For all the apparent agnosticism in "Heavens Above", there's a strain of true religious belief in Smallwood's situation. Perhaps it's because the idea came from Malcolm Muggeridge, the last faith-friendly satirist England has produced. Smallwood is presented as a man of good works, but also doctrinal zeal. His scorn for the local pep-pill product "Tranquilax", it seems, is largely due to its proclaiming itself the "three-in-one restorative". For him, the only 3-in-1 restorative is the Father, Son, and the Holy Ghost.
"Heavens Above!" is also interesting for the fact it catches Sellers just on the cusp of becoming an international star, still relatively round in body, making one of his last films aimed exclusively at his home British market. Like the later "Hoffman" and "Being There", this shows just how well Sellers could carry a film without resorting to silly accents or slapstick.
The film's directors, John and Roy Boulting, do well to set Sellers up with an ace supporting cast recognizable from other Sellers productions of the period, including George Woodbridge and Cecil Parker as a pair of agreeably venal curates; Irene Handl and Eric Sykes as Mr. and Mrs. Smith, heads of a scruffy, thieving clan; and Kenneth Griffith as the fire-and-brimstone preacher.
If only they cut that silly ending! There's other issues, too, like a penchant for slow camera zooms without reason, and the way the movie piles on Smallwood at the expense of comedy, but the out-of-left-field ending stings worst, an attempt at giving the film a falsely up note. Alas, when you really think about it, it only leaves Smallwood worse off than ever.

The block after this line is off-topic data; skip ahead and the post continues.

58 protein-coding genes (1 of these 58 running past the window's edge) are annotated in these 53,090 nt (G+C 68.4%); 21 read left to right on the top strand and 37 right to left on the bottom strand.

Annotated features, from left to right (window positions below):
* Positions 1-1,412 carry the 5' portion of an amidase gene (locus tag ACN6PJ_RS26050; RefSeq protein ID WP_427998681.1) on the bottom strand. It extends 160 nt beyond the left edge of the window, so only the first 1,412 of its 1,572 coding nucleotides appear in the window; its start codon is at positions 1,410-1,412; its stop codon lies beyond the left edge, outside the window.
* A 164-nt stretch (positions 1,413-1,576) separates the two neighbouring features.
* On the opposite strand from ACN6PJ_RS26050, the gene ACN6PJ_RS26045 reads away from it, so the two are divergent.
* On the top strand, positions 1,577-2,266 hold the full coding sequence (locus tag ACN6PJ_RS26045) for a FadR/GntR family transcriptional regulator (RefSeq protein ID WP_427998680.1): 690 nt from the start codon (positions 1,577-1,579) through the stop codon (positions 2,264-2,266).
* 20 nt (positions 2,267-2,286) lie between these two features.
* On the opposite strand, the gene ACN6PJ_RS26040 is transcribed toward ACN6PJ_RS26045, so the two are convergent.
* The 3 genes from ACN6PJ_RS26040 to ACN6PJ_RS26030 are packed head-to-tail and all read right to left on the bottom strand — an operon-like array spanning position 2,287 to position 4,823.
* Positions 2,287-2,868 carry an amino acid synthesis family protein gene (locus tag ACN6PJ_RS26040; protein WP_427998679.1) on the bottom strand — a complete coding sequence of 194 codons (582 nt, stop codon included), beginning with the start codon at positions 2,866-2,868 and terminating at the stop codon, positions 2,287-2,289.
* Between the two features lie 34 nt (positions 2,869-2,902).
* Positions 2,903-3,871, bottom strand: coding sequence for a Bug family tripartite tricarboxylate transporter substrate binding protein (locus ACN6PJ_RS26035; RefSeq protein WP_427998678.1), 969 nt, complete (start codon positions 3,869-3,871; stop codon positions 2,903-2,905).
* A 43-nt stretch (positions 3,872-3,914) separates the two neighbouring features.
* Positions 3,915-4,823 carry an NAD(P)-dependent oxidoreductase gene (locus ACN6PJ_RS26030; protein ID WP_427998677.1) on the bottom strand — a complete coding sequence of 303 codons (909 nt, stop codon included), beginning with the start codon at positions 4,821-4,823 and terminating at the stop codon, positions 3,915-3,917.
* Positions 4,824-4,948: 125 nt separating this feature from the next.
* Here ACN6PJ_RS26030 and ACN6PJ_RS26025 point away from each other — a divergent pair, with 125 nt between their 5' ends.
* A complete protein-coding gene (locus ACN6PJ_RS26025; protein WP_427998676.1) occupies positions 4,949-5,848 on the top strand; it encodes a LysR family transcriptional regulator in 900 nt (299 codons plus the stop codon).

But you do care about the guy, a sign someone was doing something right. Obviously that includes Peter Sellers. With more laughs and a tighter ending, "Heavens Above!" would have ranked among his greatest films. As it is, it's pretty good all the same, food for thought in our secular times.
*** This review may contain spoilers ***
Owing to a clerical error, John Smallwood, a prison padre and
good-natured believer in goodwill to all men, is appointed vicar of the
conservative village of Orbiston Parva. Soon his wild ideas about being
nice to people and offering charity to the poor begin to cause both
commercial and political ructions ...
This is a lovely gentle satire on both the lapsed, self-serving attitude of middle England towards Christianity and the tenuous position of the torporific Church in the face of consumer culture. Sellers is excellent as Smallwood, whose simple faith in the merits of Christ's teachings - self-sacrifice, forgiveness, penitence - are at odds with a community which is too busy to go to Sunday Service, likes to evict layabouts and wants to build factories to attract business. Boulting and Frank Harvey's script is excellent, making its points subtly and effectively through character, but also with some witty gags (a train guard addresses a compartment full of clerics, saying, "Last supper, gentlemen."). The large cast all acquit themselves well, especially Sykes and Handl as a pair of spongers with an indeterminate number of children, Peters as a dustman-turned-church-warden, Miles as a quietly ruthless butler, and a very young Kinnear as an ex-convict. This is the film for those people who consider themselves religious and think the Church is a wonderful institution, but don't actually feel they need to go.